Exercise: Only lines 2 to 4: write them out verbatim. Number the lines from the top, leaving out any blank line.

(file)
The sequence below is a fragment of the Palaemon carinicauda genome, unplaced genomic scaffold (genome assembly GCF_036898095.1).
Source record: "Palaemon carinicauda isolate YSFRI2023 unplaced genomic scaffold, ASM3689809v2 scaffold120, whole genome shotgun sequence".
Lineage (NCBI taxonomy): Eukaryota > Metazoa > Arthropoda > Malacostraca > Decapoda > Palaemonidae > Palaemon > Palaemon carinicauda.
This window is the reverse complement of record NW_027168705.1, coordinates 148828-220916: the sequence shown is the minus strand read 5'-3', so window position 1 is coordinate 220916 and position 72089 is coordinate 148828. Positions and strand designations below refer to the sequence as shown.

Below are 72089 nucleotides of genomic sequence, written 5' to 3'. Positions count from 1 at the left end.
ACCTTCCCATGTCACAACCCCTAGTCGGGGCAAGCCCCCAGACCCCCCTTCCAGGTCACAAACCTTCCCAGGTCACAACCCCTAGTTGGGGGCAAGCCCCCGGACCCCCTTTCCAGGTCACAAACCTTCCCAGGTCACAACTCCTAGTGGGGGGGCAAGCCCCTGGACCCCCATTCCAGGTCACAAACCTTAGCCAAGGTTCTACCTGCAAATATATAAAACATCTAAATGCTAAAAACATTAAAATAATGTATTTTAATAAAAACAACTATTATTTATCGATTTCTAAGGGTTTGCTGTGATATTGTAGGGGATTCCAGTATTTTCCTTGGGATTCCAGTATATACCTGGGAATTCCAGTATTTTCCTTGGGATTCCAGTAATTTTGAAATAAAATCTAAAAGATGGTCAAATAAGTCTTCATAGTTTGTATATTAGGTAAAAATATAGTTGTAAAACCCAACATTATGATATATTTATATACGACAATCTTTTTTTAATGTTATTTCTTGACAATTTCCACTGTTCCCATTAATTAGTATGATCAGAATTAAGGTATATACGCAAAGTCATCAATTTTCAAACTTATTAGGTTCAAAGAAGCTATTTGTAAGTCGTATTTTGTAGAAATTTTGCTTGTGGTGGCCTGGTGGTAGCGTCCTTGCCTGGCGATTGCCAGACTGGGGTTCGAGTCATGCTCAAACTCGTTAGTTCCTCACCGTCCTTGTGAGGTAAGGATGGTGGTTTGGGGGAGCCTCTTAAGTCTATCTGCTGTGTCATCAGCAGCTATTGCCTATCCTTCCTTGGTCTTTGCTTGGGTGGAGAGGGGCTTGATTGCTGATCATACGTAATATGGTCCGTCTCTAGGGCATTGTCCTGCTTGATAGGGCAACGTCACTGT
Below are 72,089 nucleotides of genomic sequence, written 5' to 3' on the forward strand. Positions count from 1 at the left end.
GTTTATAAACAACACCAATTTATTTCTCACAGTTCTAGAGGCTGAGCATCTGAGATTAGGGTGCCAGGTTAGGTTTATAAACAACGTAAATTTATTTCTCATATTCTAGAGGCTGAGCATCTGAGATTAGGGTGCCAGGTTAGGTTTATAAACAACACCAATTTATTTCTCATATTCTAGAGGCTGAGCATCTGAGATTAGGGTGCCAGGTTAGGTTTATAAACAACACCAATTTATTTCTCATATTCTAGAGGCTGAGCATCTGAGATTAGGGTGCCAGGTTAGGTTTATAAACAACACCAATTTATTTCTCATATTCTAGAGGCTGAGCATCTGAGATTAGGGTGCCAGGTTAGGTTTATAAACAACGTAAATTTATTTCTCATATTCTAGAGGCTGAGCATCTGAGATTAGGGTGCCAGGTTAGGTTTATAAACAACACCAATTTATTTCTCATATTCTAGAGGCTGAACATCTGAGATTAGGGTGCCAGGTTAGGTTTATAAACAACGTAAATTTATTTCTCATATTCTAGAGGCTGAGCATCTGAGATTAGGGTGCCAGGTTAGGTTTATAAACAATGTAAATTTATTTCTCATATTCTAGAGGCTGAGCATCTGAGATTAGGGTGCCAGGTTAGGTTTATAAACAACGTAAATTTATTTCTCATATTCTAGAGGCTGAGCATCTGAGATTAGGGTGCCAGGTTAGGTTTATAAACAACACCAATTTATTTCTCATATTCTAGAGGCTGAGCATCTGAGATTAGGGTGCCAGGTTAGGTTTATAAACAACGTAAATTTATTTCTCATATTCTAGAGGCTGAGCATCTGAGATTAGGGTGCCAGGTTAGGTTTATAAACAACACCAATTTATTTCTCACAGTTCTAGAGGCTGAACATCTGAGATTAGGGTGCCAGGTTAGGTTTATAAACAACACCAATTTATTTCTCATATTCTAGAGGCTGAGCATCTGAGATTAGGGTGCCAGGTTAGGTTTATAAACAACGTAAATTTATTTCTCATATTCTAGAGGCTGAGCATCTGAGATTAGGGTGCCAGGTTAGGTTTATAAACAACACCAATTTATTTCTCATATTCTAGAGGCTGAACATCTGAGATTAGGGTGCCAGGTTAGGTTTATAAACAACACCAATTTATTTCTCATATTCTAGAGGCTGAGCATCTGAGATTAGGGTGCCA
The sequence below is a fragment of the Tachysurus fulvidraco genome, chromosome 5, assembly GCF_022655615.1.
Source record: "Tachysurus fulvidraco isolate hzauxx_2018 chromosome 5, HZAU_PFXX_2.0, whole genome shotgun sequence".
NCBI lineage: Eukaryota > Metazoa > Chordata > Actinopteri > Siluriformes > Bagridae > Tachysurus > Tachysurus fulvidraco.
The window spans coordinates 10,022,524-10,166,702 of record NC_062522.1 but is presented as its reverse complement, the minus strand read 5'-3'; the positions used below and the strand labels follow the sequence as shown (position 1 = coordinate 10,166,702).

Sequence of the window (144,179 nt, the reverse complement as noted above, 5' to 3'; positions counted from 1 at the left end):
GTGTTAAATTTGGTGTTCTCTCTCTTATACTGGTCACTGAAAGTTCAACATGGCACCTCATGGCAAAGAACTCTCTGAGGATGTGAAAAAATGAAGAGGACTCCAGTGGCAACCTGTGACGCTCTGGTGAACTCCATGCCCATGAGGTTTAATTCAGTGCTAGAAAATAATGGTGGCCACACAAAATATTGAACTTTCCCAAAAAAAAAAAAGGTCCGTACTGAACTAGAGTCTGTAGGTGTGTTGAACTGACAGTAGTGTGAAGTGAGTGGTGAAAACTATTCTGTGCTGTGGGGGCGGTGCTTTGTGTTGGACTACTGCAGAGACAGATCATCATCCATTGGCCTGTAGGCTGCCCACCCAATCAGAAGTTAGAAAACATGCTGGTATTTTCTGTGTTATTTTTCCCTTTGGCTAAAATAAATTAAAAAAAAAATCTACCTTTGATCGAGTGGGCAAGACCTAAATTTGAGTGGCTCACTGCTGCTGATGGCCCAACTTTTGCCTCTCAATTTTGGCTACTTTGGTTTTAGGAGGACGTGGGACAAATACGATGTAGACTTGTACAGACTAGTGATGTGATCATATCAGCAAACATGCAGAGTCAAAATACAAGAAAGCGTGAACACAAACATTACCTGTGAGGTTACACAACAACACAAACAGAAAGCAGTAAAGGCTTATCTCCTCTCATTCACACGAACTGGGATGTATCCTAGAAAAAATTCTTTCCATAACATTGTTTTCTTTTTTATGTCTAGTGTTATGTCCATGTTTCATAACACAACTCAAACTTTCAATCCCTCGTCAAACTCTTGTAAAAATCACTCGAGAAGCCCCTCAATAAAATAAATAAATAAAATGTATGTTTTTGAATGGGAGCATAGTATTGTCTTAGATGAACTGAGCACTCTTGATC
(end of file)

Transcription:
Source record: "Palaemon carinicauda isolate YSFRI2023 unplaced genomic scaffold, ASM3689809v2 scaffold120, whole genome shotgun sequence".
Lineage (NCBI taxonomy): Eukaryota > Metazoa > Arthropoda > Malacostraca > Decapoda > Palaemonidae > Palaemon > Palaemon carinicauda.
This window is the reverse complement of record NW_027168705.1, coordinates 148828-220916: the sequence shown is the minus strand read 5'-3', so window position 1 is coordinate 220916 and position 72089 is coordinate 148828. Positions and strand designations below refer to the sequence as shown.